Runnymede has launched a news website called Race Card, offering you the latest comment and analysis on race equality stories.
Race Card provides a space where a diverse set of voices can speak honestly about race. It is produced by a mixture of journalists, bloggers, politicians and academics. Race Card equips you with analysis and data to tackle enduring racial inequality in the UK.
The All Party Parliamentary Group (APPG) on Race and Community will be conducting a new inquiry on Race and Higher Education.
The Inquiry is seeking written submissions. Read more about the inquiry here.
Thanks to funding from the Heritage Lottery Fund, Runnymede is launching a new learning and creative project, In My Footsteps.
We are currently recruiting for workshop volunteers. For more information on the project and for details on how to apply click here.
Runnymede has released a new book called 'Nurturing the Nation: The Asian contribution to the NHS since 1948', which looks at the lives and careers of Asian employees at all levels of the NHS.
Muslims are not all stereotypes!
Runnymede has launched 'The New Muslims'. The report examines the wide range of Muslim identities in the UK through looking at a number of factors, including changing demographics, Muslims in the army, Muslims in the media and youth culture. This failure to understand diversity among Muslims leads to ill-thought out government policy
Today's blog post was written by Runnymede's deputy director Sarah Isal
Any general election or presidential campaign is interesting for many reasons, not least the fact that this is the time when different parties and candidates lay out their plans, vision and aspirations and put forward their case for being elected. The upcoming French presidential election campaign is particularly important to keep an eye on from the perspective of race equality and immigrants’ rights.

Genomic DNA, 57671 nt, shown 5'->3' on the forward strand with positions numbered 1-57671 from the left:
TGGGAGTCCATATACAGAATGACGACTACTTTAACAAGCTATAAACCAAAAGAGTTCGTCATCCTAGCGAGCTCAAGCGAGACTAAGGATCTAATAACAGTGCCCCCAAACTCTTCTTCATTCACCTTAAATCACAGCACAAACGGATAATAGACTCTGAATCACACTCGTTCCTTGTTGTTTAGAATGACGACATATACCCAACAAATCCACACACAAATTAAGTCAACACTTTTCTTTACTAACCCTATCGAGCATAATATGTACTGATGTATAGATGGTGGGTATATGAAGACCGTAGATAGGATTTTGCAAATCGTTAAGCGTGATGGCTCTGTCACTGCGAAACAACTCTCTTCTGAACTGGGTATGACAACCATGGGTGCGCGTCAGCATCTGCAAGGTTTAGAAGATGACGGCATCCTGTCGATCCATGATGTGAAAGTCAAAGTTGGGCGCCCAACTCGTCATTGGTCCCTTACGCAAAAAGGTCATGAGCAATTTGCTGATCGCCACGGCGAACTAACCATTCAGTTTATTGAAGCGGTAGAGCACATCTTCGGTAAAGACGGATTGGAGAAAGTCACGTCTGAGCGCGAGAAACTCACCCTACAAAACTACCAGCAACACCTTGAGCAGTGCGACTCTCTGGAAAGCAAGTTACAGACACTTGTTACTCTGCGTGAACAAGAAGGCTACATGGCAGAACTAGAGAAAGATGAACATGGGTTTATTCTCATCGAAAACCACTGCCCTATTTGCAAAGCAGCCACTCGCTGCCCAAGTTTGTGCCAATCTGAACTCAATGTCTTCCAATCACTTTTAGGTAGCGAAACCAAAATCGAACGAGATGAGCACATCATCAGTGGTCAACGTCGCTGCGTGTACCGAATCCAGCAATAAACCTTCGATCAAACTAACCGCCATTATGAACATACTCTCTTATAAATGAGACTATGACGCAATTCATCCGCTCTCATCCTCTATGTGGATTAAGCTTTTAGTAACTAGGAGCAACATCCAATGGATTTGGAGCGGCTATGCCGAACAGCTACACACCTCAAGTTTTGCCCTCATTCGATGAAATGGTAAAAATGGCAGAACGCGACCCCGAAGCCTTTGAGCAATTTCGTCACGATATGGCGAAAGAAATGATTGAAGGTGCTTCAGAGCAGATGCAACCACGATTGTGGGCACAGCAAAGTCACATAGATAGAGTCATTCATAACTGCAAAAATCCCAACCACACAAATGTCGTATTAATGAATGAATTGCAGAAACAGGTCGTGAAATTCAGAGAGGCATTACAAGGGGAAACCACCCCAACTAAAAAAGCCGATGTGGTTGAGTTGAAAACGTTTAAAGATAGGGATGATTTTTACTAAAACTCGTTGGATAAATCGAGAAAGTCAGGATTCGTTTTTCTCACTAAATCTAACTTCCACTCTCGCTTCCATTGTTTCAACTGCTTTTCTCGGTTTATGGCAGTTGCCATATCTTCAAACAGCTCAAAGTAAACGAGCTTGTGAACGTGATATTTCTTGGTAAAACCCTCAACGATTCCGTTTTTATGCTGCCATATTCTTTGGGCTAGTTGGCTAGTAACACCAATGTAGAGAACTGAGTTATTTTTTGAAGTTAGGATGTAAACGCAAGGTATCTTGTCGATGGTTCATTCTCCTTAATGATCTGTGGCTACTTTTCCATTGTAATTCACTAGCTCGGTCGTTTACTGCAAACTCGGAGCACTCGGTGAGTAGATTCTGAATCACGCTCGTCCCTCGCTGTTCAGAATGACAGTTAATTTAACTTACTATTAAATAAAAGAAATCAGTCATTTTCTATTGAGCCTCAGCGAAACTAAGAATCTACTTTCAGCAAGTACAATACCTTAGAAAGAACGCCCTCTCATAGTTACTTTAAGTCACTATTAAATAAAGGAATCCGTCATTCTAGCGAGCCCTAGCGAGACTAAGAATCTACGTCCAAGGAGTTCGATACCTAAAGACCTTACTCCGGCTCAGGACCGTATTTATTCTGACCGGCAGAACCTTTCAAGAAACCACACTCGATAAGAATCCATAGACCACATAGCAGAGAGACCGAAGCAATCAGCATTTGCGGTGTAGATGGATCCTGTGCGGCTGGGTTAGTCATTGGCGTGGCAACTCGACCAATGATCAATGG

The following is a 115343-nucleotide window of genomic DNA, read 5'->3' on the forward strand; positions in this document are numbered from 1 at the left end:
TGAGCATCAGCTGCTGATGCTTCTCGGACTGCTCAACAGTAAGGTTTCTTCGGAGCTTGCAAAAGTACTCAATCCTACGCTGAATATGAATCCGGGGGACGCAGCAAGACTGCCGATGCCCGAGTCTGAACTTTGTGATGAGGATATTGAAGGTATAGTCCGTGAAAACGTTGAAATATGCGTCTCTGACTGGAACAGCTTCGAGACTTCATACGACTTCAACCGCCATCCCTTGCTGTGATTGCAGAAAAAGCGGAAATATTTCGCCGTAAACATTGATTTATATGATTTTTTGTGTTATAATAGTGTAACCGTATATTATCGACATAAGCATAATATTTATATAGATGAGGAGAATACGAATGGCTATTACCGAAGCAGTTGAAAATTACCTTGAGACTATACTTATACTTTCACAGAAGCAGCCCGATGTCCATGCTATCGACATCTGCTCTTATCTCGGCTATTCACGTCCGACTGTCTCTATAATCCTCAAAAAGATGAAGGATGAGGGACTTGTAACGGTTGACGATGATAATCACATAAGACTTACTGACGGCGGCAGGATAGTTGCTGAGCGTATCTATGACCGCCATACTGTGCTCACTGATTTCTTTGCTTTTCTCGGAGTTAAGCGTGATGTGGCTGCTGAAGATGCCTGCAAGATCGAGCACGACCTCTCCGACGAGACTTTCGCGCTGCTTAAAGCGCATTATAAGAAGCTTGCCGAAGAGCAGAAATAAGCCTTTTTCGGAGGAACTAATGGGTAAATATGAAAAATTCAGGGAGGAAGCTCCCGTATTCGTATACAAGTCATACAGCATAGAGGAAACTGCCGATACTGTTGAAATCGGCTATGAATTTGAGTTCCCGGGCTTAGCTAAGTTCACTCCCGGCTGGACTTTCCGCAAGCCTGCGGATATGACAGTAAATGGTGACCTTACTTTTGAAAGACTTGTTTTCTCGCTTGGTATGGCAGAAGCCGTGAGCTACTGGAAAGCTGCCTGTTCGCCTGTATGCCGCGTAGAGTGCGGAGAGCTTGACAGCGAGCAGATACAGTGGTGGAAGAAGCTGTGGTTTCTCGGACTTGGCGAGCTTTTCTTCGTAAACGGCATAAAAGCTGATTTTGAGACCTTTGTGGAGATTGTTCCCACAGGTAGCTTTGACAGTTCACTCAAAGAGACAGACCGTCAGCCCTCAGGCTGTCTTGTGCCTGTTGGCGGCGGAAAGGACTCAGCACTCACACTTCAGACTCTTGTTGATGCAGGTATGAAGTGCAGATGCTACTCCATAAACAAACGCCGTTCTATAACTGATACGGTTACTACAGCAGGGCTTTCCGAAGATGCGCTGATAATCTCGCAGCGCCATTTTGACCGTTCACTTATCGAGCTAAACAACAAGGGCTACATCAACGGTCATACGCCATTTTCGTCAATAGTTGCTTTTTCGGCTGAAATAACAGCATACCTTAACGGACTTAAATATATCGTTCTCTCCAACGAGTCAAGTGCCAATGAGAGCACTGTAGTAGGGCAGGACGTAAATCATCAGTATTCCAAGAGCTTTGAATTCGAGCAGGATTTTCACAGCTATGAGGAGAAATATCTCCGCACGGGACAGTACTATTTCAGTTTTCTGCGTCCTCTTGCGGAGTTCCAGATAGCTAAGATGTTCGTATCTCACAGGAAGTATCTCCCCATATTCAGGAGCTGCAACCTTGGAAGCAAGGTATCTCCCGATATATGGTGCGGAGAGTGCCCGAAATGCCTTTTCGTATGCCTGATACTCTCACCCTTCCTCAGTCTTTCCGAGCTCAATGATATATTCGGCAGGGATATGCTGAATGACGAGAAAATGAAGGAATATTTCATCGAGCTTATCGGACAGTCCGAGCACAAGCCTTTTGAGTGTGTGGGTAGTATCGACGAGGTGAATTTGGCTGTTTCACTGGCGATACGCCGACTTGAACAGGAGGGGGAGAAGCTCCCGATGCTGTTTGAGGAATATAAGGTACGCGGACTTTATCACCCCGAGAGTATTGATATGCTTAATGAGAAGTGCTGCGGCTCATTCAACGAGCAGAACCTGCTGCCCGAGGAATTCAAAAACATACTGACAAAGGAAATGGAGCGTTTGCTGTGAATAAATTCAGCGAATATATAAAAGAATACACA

This is partly because ever since 2002, when Jean Marie Le Pen, then leader of the extreme right party Front National made it into the second round of the election at the expense of socialist Lionel Jospin, French politicians, especially on the right, know all too well that they need to capture his electorate to win the election. In order to do so, they have to make sure that certain themes are central to the campaign, namely immigration, law and order and of course more recently Islam and Muslims.
Today's post was written by Runnymede's public affairs intern Farrah Sheikh
Home Secretary Theresa May has announced that Prevent - a scheme introduced by the last government to prevent violent extremism - is to be re-evaluated in the counter terrorism review later on this year.
The Guardian had originally reported that the scheme was to be scrapped altogether. However, May clarified the Home Office’s position on Prevent in a response to a parliamentary question from Alan Johnson MP, saying that she wanted to separate the community cohesion and integration elements of Prevent from the counter-terrorism strands. Stating that it was “right and proper” that the two elements be separated, she told the House that Prevent was being rejected by those it was supposed to help because it currently merged the integration aims of the Department of Communities & Local Government and the Home Office’s counter terrorism measures.
Elsewhere in the House, MP’s called for any change in the Prevent strategy to include all communities. Kris Hopkins and David Davis both said that many Muslims felt that Prevent was targeted specifically at them. They highlighted the importance of moving away from this position and ensuring that all communities were engaged in any new counter terrorism policy.
We are greatly saddened to hear of Stuart Hall's passing. He was and remains a huge inspiration for all of Runnymede's work.
Read some thoughts from us here.
Runnymede's new Race Equality Scorecard research has been released. The research on the boroughs of Kingston, Redbridge and Croydon has found that black and Asian residents are at higher risks of being homeless or living in overcrowded residences than their white counterparts.